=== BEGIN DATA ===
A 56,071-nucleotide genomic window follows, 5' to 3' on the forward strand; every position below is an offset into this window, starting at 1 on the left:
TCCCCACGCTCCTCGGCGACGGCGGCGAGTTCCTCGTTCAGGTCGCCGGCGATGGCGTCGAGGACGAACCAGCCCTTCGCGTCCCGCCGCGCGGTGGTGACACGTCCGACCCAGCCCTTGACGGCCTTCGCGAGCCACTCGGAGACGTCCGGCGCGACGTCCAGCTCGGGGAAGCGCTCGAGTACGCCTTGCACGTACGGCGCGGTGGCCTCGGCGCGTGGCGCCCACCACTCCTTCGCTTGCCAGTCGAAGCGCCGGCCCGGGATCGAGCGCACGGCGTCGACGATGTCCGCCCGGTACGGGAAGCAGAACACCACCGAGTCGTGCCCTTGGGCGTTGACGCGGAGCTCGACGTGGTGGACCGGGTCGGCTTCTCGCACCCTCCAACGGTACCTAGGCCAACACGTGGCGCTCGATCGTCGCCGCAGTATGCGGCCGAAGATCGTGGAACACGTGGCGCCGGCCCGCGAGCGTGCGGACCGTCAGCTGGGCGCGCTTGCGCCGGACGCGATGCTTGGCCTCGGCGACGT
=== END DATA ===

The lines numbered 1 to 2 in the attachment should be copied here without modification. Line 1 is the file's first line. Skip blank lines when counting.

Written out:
A 56,071-nucleotide genomic window follows, 5' to 3' on the forward strand; every position below is an offset into this window, starting at 1 on the left:
TCCCCACGCTCCTCGGCGACGGCGGCGAGTTCCTCGTTCAGGTCGCCGGCGATGGCGTCGAGGACGAACCAGCCCTTCGCGTCCCGCCGCGCGGTGGTGACACGTCCGACCCAGCCCTTGACGGCCTTCGCGAGCCACTCGGAGACGTCCGGCGCGACGTCCAGCTCGGGGAAGCGCTCGAGTACGCCTTGCACGTACGGCGCGGTGGCCTCGGCGCGTGGCGCCCACCACTCCTTCGCTTGCCAGTCGAAGCGCCGGCCCGGGATCGAGCGCACGGCGTCGACGATGTCCGCCCGGTACGGGAAGCAGAACACCACCGAGTCGTGCCCTTGGGCGTTGACGCGGAGCTCGACGTGGTGGACCGGGTCGGCTTCTCGCACCCTCCAACGGTACCTAGGCCAACACGTGGCGCTCGATCGTCGCCGCAGTATGCGGCCGAAGATCGTGGAACACGTGGCGCCGGCCCGCGAGCGTGCGGACCGTCAGCTGGGCGCGCTTGCGCCGGACGCGATGCTTGGCCTCGGCGACGT